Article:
Guest post by Dan Thompson
In 1979 a Harvard MBA student and former programmer at DEC, invented something that fundamentally change the world of IT and which still affects everyone with a desk job today. What Dan Bricklin had created was the spreadsheet – in its modern form at least. There had been number crunching programming languages before, there had been systems for working on rows and columns of numbers before too. But what Bricklin did was make something interactive: the numbers updated as you were using it. It changed everything.
Thus the first modern spreadsheet application, VisiCalc, was born, and it was massively popular. This was the original “Killer App;” there are those who put the success of the Apple II down to VisiCalc alone. In the years that followed, Lotus 123 and then Microsoft Excel would take over, but they never fundamentally deviated from the way that VisiCalc worked. The grid concept, the cell references, the simple formula language: they’ve all been there since the beginning. Which is shocking when you think about it, because since that time we’ve seen the introduction of the mouse, the graphical user interface, the Mac, the Windows PC, the web, smartphones, tablet computers and touch interfaces.
So why did spreadsheets not move on? The answer is that they have, sort of. Excel now has named ranges, pivot tables, the PowerPivot, change tracking, multi-user collaboration and tools to help with formula debugging, but you’re probably not using them. Either because you didn’t know they were there, you find them too complicated, or because you just haven’t been forced to learn them yet. The reason for this comes down to Microsoft’s dominance of the business IT market, which is built largely on backward compatibility. Business will only buy the new version of Excel if they’re confident all their stuff will still work. So any new features that Excel gets must be optional and out of the way. Oh, and there’s zero chance of loosing market share so making it slick and highly usable is not a major concern. Compatibility: crucial. Ease of use: optional.
For a long time, businesses have tried to replace spreadsheets with easier-to-use but less flexible centralised databases. But no sooner would they replace one spreadsheet the sales team were using with a “proper” system, then the sales team would go and invent three new spreadsheets to help with something else. Which points to spreadsheets’ biggest strength: the flexibility they give to those on the front line. People don’t want “One big database to rule them all”, they want flexible tools for working with data.
Change is coming though, the Windows mono-culture is now near an end. The prevalence of Macs, iPads and Chromebooks is forcing software onto the web as the one technology which works everywhere. Fortunately, the web is now maturing and is powerful enough to support rich user interfaces. Meanwhile, the ecosystem of single purpose apps that Apple pioneered with it’s App Store is being emulated on the Mac, Chrome and Windows 8. There is now a way for people like me, who’ve had an idea for an application or tool, to get that onto people’s computers. Innovation and proper competition can once again resume.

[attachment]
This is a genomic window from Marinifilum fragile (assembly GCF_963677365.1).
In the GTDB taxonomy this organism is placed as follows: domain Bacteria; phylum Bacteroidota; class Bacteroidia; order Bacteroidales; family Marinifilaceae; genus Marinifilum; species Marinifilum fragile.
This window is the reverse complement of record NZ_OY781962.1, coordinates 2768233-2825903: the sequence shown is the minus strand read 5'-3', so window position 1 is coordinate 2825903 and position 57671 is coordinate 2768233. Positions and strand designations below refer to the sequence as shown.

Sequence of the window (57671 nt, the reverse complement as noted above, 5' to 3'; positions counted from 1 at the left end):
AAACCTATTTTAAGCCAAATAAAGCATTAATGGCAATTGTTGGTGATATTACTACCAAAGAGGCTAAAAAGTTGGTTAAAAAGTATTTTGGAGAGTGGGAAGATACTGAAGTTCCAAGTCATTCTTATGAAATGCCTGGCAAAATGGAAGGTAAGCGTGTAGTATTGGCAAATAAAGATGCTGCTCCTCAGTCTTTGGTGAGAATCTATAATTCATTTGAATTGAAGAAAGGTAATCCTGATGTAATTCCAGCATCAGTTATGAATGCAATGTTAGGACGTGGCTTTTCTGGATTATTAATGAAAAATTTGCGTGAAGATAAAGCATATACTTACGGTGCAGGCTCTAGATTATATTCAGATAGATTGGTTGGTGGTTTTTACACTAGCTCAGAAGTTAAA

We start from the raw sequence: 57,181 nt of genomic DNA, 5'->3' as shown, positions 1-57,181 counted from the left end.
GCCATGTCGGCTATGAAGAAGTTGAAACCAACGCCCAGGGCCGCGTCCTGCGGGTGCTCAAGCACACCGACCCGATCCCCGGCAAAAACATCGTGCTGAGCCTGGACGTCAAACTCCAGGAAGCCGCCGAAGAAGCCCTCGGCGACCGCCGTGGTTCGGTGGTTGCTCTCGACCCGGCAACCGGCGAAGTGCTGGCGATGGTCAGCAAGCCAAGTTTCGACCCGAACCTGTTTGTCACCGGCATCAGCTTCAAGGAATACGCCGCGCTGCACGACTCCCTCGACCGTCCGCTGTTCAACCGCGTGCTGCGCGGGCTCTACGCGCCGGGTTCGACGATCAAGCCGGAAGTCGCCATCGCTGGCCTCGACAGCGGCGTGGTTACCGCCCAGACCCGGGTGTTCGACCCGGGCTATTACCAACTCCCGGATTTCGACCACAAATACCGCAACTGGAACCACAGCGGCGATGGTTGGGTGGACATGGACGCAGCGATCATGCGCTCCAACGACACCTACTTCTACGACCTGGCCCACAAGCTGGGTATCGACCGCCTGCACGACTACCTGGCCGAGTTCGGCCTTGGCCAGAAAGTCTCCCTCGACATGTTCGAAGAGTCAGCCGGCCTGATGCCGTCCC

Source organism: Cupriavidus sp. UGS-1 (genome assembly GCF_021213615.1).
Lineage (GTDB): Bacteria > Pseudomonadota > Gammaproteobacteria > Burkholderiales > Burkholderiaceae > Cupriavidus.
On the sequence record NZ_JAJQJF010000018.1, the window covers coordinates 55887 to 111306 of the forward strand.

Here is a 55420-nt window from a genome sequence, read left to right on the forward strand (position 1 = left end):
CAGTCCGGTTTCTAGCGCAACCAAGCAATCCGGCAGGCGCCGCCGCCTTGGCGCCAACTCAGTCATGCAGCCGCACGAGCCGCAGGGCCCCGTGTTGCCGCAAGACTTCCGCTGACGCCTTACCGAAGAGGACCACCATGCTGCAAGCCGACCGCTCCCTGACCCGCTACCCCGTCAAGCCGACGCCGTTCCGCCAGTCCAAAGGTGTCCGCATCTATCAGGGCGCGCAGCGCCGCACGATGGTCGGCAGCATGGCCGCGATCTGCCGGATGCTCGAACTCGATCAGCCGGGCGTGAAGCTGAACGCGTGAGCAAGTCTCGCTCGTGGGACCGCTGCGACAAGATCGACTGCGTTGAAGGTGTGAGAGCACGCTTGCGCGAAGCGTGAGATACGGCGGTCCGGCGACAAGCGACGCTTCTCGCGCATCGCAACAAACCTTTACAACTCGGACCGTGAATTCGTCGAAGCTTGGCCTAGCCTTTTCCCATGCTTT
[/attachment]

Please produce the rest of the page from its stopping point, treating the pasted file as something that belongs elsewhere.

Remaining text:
I have no doubt that spreadsheets will always be with us, but they will be joined by many more streamlined tools, each serving different and more specific use cases. OpenRefine is a great tool for cleaning up data sets and fixing mismatching values. Tableau is a great way to create interactive visualisations that go beyond the graphs and charts that people are used to. Meanwhile QueryTree, the product I founded, makes the process of sorting, joining, grouping and generally exploring data easier than with a formula driven spreadsheet.
But all will not be plain sailing. Ecosystems depend on a shared set of formats or standards in order to work. Train companies need to agree on the width of the track, television makers and broadcasters need to agree on what “HD” actually means, and for people who make apps that work with data, we need that data to be in a format we can understand. For a while, XML was the answer to everything. These days, it’s JSON. Yet each new Web API that launches structures its data in a slightly different way. I predict a long, drawn-out and gruesome battle to own the platform that apps will share structured data in. Maybe SPARQL will win, maybe everything will end up built on top of Google Spreadsheets – I have no idea. But, if I were going to place a bet of any of these technologies, I’d pick the one that is simple, that doesn’t rely on any one vendor and which already works in every tool out there. Yes, you’ve guessed it, my prediction for the data format of the future is: the CSV file.
Dan is the Founder and Managing Director of D4 Software, the company behind the data analysis tool QueryTree. Dan started his career as a C, C# then Python programmer turned Development Manger. He lives in Worcestershire with his wife and two children.